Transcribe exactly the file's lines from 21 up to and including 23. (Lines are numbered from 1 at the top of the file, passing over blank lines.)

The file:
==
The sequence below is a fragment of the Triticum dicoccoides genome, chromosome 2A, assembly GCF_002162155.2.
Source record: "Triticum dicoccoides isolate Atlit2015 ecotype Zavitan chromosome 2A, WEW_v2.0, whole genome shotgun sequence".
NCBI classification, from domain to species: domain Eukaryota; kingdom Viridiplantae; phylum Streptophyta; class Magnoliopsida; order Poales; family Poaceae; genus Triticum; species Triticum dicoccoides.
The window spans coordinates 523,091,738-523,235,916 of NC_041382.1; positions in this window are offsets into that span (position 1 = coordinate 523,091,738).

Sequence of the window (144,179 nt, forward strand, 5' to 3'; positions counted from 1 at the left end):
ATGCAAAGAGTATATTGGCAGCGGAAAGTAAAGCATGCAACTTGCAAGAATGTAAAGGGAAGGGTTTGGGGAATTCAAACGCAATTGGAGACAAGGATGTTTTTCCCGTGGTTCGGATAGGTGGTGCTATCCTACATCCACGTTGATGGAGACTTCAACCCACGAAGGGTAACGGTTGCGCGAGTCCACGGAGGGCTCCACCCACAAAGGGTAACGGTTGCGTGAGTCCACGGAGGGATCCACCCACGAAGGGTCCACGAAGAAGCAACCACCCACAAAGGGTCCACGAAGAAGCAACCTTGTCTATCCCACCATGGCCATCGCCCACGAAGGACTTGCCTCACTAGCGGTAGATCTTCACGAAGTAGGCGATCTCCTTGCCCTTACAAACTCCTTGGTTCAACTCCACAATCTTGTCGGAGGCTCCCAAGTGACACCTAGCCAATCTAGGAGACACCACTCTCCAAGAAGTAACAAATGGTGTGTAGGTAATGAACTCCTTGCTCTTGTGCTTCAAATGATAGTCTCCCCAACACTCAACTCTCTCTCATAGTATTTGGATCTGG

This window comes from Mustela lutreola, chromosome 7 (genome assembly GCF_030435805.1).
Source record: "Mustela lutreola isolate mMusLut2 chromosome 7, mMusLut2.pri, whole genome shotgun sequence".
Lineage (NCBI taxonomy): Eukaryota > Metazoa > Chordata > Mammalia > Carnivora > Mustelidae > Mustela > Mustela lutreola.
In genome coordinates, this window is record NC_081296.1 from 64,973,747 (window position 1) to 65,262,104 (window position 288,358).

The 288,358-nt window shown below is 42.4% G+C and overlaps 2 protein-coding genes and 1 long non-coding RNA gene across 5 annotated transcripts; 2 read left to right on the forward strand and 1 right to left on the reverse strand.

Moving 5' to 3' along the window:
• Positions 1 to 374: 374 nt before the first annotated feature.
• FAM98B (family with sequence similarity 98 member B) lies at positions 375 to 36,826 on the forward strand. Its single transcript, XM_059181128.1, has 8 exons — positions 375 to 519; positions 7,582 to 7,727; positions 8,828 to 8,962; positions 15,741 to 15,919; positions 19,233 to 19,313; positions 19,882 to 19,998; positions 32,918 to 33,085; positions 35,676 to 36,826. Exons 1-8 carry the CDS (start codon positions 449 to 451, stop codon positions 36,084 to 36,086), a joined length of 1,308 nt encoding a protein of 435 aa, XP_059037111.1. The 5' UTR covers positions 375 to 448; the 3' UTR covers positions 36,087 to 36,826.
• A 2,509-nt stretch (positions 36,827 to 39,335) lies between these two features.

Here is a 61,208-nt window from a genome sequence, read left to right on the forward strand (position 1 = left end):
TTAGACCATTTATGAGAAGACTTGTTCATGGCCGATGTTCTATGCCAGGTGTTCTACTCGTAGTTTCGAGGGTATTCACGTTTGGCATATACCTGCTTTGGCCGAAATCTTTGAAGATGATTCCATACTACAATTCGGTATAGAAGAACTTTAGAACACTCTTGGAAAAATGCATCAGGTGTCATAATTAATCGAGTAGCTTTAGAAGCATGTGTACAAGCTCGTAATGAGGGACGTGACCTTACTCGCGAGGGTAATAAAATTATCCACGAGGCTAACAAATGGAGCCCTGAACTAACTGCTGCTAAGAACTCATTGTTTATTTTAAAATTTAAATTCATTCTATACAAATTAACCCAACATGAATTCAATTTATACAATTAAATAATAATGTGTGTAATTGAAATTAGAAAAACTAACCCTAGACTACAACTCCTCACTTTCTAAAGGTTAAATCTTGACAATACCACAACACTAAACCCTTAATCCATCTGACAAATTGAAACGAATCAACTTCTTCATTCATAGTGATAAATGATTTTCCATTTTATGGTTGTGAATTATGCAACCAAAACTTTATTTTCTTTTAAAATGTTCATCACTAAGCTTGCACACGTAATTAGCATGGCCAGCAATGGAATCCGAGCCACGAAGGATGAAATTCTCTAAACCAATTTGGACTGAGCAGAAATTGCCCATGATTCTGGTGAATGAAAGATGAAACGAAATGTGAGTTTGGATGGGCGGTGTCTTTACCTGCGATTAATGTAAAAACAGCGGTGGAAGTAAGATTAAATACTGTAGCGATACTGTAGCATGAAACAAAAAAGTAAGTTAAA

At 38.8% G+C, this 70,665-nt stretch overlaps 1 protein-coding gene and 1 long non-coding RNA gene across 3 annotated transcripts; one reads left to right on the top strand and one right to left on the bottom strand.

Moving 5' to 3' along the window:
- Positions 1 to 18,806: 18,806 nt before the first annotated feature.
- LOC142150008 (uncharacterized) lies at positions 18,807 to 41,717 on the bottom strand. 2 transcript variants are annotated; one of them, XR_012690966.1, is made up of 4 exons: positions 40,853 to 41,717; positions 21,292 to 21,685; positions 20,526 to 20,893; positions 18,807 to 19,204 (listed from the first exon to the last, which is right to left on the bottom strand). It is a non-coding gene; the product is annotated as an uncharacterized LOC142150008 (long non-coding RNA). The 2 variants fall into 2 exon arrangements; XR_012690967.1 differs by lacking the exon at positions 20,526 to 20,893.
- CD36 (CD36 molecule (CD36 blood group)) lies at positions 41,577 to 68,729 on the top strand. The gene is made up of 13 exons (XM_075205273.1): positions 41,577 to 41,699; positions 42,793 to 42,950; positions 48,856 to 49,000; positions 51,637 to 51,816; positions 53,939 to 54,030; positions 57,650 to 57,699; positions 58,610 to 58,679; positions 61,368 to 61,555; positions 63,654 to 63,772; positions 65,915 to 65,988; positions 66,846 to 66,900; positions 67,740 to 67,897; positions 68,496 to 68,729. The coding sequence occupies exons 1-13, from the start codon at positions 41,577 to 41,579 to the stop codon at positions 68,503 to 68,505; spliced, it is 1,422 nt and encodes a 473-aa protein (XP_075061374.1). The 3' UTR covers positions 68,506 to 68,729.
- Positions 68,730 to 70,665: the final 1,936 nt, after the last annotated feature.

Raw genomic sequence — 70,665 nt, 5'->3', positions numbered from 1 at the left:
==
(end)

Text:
- LOC142150008 (uncharacterized) lies at positions 18,807 to 41,717 on the bottom strand. 2 transcript variants are annotated; one of them, XR_012690966.1, is made up of 4 exons: positions 40,853 to 41,717; positions 21,292 to 21,685; positions 20,526 to 20,893; positions 18,807 to 19,204 (listed from the first exon to the last, which is right to left on the bottom strand). It is a non-coding gene; the product is annotated as an uncharacterized LOC142150008 (long non-coding RNA). The 2 variants fall into 2 exon arrangements; XR_012690967.1 differs by lacking the exon at positions 20,526 to 20,893.
- CD36 (CD36 molecule (CD36 blood group)) lies at positions 41,577 to 68,729 on the top strand. The gene is made up of 13 exons (XM_075205273.1): positions 41,577 to 41,699; positions 42,793 to 42,950; positions 48,856 to 49,000; positions 51,637 to 51,816; positions 53,939 to 54,030; positions 57,650 to 57,699; positions 58,610 to 58,679; positions 61,368 to 61,555; positions 63,654 to 63,772; positions 65,915 to 65,988; positions 66,846 to 66,900; positions 67,740 to 67,897; positions 68,496 to 68,729. The coding sequence occupies exons 1-13, from the start codon at positions 41,577 to 41,579 to the stop codon at positions 68,503 to 68,505; spliced, it is 1,422 nt and encodes a 473-aa protein (XP_075061374.1). The 3' UTR covers positions 68,506 to 68,729.
- Positions 68,730 to 70,665: the final 1,936 nt, after the last annotated feature.